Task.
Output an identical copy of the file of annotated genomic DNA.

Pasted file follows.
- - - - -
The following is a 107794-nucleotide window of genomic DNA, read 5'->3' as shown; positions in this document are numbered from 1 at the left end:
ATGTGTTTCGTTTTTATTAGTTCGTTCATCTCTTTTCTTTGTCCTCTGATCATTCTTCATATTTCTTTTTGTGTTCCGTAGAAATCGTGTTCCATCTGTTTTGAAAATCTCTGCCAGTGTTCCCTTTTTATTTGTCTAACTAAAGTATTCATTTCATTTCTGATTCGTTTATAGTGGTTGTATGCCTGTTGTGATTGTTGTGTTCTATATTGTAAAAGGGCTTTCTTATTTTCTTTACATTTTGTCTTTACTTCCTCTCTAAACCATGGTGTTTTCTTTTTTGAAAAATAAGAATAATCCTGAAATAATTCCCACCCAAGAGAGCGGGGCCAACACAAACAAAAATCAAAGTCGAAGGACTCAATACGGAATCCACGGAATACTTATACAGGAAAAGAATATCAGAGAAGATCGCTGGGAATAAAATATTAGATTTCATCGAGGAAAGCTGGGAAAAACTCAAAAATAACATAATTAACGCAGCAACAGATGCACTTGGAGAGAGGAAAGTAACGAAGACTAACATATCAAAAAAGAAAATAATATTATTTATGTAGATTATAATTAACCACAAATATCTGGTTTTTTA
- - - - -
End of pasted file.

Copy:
The following is a 107794-nucleotide window of genomic DNA, read 5'->3' as shown; positions in this document are numbered from 1 at the left end:
ATGTGTTTCGTTTTTATTAGTTCGTTCATCTCTTTTCTTTGTCCTCTGATCATTCTTCATATTTCTTTTTGTGTTCCGTAGAAATCGTGTTCCATCTGTTTTGAAAATCTCTGCCAGTGTTCCCTTTTTATTTGTCTAACTAAAGTATTCATTTCATTTCTGATTCGTTTATAGTGGTTGTATGCCTGTTGTGATTGTTGTGTTCTATATTGTAAAAGGGCTTTCTTATTTTCTTTACATTTTGTCTTTACTTCCTCTCTAAACCATGGTGTTTTCTTTTTTGAAAAATAAGAATAATCCTGAAATAATTCCCACCCAAGAGAGCGGGGCCAACACAAACAAAAATCAAAGTCGAAGGACTCAATACGGAATCCACGGAATACTTATACAGGAAAAGAATATCAGAGAAGATCGCTGGGAATAAAATATTAGATTTCATCGAGGAAAGCTGGGAAAAACTCAAAAATAACATAATTAACGCAGCAACAGATGCACTTGGAGAGAGGAAAGTAACGAAGACTAACATATCAAAAAAGAAAATAATATTATTTATGTAGATTATAATTAACCACAAATATCTGGTTTTTTA